A revolving cast of contributors from the Music 101 and Wireless teams showcase some of the best new music releases from the past week.
Heems feat. Dev Hynes - 'Home'
Heems upcoming album has the typically tongue in cheek title Eat Pray Thug, but this, the second cut to be released from it, seems uncharacteristically earnest. Draped in soft percussion and a squiggly guitar line, it has collaborator Dev Hynes’ (Blood Orange) musical stamp all over it - and in fact Heems doesn’t even feature for the first minute.
But while Hynes' vocal coos are folded into the background, Heems (once he arrives), is front and centre, telling the story of an unwanted breakup. Peppered with poignant details like “I held you as you wept”, in the end Heems can’t help himself, and ends by undercutting all the sincerity with the amusing couplet “Shawty listen, quit your bitching / be my ‘Remix to Ignition’”. - Tony Stamp
Blur - 'Go Out'
Blur are back. Or rather they're more back than before. The Britpop behemoths reunited in 2009 as a touring entity ignited by the occasional new song - and a sense of unfinished business. But that was over half-a-decade ago and the fire in fans eyes waiting for an eighth album after 2003's Think Tank (which lacked guitarist Graham Coxon on all but one track) had steadily died out. This year looked more likely to yield albums from Damon Albarn's The Good The Bad And The Queen, and Gorillaz projects rather than Blur's first album in 12 years - The Magic Whip.
The first teaser from The Magic Whip is pop sludger 'Go Out' - probably the weakest track released during this second phase of Blur, but it would stand proudly beside its guitar fuzzed peers on the 1997 American indie influenced Blur album. - Shaun Wilson
Z-Ro – Melting the Crown
You’d be hard pressed to find a Z-Ro album without a generous serving of quintessential ‘One Deep’ anthems with mid-tempo jams that make you want to sit low in the whip and wonder if you’ll ever be as real as Joseph Wayne McVey.
Melting the Crown is no different – the realness comes potent, almost too potent at times, with lyrical content on women being too hairy “down there”, selling lean for child support and the lupus disease which killed Z-Ro’s and Mike D’s mothers.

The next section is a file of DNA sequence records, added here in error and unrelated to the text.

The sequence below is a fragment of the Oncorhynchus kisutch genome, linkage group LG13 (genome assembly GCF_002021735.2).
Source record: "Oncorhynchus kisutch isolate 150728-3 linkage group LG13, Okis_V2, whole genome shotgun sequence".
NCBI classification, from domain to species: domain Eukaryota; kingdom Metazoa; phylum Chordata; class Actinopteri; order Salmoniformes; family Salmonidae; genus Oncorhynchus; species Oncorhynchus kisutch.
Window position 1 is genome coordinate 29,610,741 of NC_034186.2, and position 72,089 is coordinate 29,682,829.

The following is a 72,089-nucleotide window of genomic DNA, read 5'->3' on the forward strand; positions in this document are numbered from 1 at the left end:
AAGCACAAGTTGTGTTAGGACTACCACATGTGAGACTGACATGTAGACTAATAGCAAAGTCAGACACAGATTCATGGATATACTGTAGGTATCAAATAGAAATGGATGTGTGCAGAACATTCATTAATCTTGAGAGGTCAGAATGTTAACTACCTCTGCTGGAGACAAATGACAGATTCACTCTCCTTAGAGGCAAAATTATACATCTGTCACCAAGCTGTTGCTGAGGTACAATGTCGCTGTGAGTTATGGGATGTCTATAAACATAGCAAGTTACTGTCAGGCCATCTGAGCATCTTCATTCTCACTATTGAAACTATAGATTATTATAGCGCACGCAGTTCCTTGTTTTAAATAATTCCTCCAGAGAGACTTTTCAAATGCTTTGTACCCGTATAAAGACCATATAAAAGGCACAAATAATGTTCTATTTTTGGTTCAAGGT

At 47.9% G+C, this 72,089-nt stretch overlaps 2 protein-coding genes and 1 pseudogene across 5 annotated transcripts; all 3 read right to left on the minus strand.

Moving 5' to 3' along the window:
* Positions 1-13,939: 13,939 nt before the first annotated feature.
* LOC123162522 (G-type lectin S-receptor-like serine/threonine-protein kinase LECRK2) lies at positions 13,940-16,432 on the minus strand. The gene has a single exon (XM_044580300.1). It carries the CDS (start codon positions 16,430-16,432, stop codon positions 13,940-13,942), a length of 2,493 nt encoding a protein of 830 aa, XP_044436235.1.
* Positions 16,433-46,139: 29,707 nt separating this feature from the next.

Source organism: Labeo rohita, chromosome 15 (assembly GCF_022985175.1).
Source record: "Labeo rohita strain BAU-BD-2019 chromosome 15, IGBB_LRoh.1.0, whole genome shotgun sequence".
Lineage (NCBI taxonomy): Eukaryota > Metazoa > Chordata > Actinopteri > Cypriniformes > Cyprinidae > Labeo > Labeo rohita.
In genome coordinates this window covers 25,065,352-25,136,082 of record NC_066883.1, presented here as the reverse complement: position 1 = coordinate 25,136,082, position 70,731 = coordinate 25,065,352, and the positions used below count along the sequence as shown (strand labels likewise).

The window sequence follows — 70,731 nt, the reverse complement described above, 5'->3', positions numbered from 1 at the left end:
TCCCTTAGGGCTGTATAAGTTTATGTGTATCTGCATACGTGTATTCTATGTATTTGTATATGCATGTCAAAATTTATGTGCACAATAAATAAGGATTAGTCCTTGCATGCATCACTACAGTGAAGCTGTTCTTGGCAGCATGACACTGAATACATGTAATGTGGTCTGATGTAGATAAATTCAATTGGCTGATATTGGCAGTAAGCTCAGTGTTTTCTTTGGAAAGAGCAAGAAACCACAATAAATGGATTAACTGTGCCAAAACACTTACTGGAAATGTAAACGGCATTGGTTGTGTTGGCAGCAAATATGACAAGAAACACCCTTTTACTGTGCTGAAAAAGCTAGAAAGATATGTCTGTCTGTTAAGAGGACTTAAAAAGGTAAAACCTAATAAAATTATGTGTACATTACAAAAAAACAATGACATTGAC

After a seemingly ghetto-related visit to ER three months ago, it’s no wonder most of Z-Ro’s latest exhumes hate (and not in a fun way). Still, there are a handful of radio-friendly tracks including the unsurprisingly-titled 'Keep It Real', which waxes on how he associates with those who keep it real. How Rick Ross ended up on that one is a mystery for the ages.
Another key offering is 'Sweet James', a Cory Mo-inspired country rap tune which few but Pimp C (RIP) can pull off. But the stellar jam for me here is 'Too Many Niggaz' with a much-welcomed appearance from Lil Keke heating up what’s basically a funky version of Z-Ro’s 2000 single, 'Nigga from the Hood'. - Sophie Wilson
Carb on Carb - Carb on Carb
Around the time most people were hoovering their dinner last night, Auckland two-piece band Carb on Carb released their self-titled debut album. Sonically, Carb on Carb share similarities with emo peers like Algernon Cadwallader and, thematically, their tracks deal with feminism, friendship and finding peace with your hometown. It’s nice to see a few old favourites like 'Eden Terrors' and 'Smash' re-recorded and thrown into the mix as well.
Their words are sharp, intellectual and always wrapped around a singable melody, and even though the album has been tagged as "emo" on Bandcamp, (which brings up images of lip piercings, questionable hair dye and Jack Skellington), in reality they prove that their debut is reflective, a bit shambolic and, ultimately, a lot of fun. - Zac Arnold
Calexico - 'Falling from the Sky' (feat Ben Bridwell)
Invoking the loneliness of a desert highway, this is the second single to be released off the band's Edge of the Sun LP that's due out in April. "Where do you fall when you have nowhere to go ...," the chorus is sung over soaring horns, before diving into the strum of the next verse. The driving rhythm is a contrast to the first single off the upcoming album, an electro mariachi number called 'Cumbia de Donde', though the instruments on both tracks sound great on a recording as clear and crisp as a night in the band's native Arizona. - Marcus Stickley
Metz - 'Acetate'
If their latest single 'Acetate' is anything to go by it seems like Metz won't be re-inventing the wheel for their sophomore effort (out May 5 via Sub Pop). But why should they? Distorted and abrasive is a good mantra to hone. On 'Acetate', the drums sound like gunfire, the bass looms and Alex Edkins’ yelps and growls sound clear and focused. It’s not hard to imagine a sea of dudes rhythmically nodding their heads in unison to this. - Zac Arnold
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